Layers of eggplant with lamb and creamy sauce make moussaka one of Greece's favorite foods. Although it resembles lasagna, it contains no pasta at all.

Although fish and chips once held the title of England's favorite dish, it was recently knocked off the top by chicken tikka masala. Modern English cuisine has been heavily influenced by the country's multi-national makeup.

Traditionally served with a sweet bean sauce, Peking duck hails from China. The sweet glaze of the duck turns crispy during baking which makes it a tasty meal.

Sweet plantain fritters and rice accompany Cuba's famous Ropa Vieja. Ropa Vieja is flank steak cooked in a tomato sauce until tender and juicy.

Using everything from crab to sea bass, ceviche is raw fish cooked by the acidity of lime juice. Due to its recent popularity, you can order ceviche nearly anywhere these days. However, you should head to Peru to experience the real deal.

Brazilian feijoada is a meat and kidney bean stew that will really stick to your ribs. Packed with protein, the vegetables are optional in this hearty dish.

Filled with either savory or sweet toppings, crepes are the national dish of France. Although they resemble pancakes, crepes are lighter, thinner and always filled.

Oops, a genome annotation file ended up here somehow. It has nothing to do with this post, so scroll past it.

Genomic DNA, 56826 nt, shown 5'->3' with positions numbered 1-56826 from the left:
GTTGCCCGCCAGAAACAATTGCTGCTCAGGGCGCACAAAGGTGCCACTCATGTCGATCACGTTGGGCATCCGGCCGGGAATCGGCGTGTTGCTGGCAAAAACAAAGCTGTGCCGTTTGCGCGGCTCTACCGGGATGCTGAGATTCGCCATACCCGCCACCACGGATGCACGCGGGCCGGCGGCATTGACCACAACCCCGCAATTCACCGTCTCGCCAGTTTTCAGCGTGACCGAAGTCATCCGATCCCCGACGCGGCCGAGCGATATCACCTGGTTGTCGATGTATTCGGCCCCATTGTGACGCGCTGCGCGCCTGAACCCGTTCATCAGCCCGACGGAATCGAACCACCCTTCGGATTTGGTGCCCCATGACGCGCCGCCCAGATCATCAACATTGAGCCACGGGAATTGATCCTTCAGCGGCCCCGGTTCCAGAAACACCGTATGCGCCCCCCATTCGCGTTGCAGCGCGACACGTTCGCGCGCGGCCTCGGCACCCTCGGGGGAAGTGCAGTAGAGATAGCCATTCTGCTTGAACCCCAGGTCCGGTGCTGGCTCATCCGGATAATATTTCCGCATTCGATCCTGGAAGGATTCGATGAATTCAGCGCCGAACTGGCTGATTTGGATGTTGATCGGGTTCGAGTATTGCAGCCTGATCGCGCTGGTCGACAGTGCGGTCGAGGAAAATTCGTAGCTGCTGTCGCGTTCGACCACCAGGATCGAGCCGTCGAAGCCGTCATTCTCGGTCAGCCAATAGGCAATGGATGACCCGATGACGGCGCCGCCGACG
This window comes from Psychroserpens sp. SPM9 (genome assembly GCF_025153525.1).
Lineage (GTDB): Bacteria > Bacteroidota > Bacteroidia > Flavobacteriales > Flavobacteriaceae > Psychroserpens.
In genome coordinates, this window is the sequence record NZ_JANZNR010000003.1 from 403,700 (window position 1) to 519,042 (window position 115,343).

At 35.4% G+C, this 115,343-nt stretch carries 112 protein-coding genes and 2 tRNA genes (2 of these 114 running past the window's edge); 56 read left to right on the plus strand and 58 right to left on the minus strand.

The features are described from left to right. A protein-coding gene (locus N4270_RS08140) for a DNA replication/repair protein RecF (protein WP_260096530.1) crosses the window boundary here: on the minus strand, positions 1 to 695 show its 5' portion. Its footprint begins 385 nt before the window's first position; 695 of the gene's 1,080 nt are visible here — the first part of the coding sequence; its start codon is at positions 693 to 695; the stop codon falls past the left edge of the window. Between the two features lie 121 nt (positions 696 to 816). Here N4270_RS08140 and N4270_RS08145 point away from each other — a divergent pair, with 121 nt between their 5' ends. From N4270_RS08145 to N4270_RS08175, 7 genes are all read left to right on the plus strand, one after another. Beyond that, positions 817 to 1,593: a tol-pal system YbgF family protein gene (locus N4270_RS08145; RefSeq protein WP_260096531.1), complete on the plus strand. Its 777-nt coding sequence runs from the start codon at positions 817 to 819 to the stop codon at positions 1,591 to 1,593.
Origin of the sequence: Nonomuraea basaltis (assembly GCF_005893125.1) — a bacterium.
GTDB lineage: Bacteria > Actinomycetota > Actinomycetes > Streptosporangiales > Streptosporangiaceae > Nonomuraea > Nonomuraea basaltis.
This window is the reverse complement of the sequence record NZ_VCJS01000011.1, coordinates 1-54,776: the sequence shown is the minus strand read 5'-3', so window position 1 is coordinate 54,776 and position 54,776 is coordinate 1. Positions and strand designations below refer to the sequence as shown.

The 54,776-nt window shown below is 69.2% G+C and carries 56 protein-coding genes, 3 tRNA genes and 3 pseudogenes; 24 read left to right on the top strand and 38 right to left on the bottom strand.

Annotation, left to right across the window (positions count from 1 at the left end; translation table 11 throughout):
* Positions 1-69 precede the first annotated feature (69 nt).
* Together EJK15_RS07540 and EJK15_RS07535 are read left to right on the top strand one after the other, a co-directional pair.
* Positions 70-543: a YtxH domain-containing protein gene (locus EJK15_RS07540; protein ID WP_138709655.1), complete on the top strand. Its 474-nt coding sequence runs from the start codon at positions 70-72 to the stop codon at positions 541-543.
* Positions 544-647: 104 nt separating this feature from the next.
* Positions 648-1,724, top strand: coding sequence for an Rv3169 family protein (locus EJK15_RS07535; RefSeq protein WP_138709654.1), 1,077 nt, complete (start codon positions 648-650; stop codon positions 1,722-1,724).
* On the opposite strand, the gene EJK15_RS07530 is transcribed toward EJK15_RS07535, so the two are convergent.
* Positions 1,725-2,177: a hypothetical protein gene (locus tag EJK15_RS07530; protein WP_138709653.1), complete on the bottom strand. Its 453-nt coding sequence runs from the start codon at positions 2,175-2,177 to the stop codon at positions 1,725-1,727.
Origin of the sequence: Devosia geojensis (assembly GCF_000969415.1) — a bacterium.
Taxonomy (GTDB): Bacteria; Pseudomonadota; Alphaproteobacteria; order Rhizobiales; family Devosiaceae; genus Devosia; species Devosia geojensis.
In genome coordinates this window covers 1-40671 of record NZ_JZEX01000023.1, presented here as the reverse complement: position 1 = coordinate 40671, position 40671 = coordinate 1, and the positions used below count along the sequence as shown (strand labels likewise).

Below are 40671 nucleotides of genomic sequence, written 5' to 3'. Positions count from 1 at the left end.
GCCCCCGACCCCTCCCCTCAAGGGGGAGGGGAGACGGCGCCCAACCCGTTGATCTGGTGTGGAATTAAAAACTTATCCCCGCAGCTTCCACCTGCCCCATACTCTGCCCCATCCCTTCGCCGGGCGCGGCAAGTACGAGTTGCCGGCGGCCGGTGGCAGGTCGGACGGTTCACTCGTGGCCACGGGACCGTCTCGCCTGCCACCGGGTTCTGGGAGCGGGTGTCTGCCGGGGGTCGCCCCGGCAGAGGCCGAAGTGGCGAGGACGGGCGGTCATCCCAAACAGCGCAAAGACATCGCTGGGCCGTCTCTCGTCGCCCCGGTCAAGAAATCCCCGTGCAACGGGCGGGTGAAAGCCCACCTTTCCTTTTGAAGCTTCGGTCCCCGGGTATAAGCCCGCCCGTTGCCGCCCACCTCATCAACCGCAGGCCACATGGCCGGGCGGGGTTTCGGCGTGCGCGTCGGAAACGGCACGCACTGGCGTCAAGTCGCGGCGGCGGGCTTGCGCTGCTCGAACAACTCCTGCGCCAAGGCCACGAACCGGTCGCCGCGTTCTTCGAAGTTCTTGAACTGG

Denmark is the home to the frikadeller. Meat is combined with milk and eggs to make this dish. Then, the meatballs are fried and served alongside boiled potatoes.

After cuts of beef are marinated in spices, vinegar and juniper berries, Germans love to serve sauerbraten alongside a large helping of potatoes or red cabbage. There are many variations of this dish, but it is a favorite in Germany.

Hungary is home to many delicious dishes, but it is most famous for its goulash. Goulash is a spicy stew made with paprika, potatoes and choice cuts of meat. We're hungary just thinking about it.

After being marinated in yogurt and spices, chicken pieces are cooked in a clay oven. In India, they call the oven a tandoori oven. The dish can be made without the special oven, though!

Fried rice with meat and vegetables, sometimes topped with a fried egg makes nasi goreng one of Indonesia's favorite dishes. If you ask nicely, they will serve it to you with a side of sausage.

Polenta is a popular dish that can be ordered nearly anywhere in the world. Made from cornmeal porridge, the Italians know many different ways to make and to serve a perfect polenta.

The small nation of Laos is the proud inventor of larb. Ground meat is combined with rice, lime, chili and mint to create its unique flavors.

To make a chelo kabab, ground beef and lamb are skewered on a kabab and served with saffron rice. It's a local favorite of people in Iran.

If you want to try a real treat, head to the Ivory Coast and try an aloco. Aloco is the name of the dish that locals call deep-fried plantains rubbed with one of the spiciest mixtures on earth.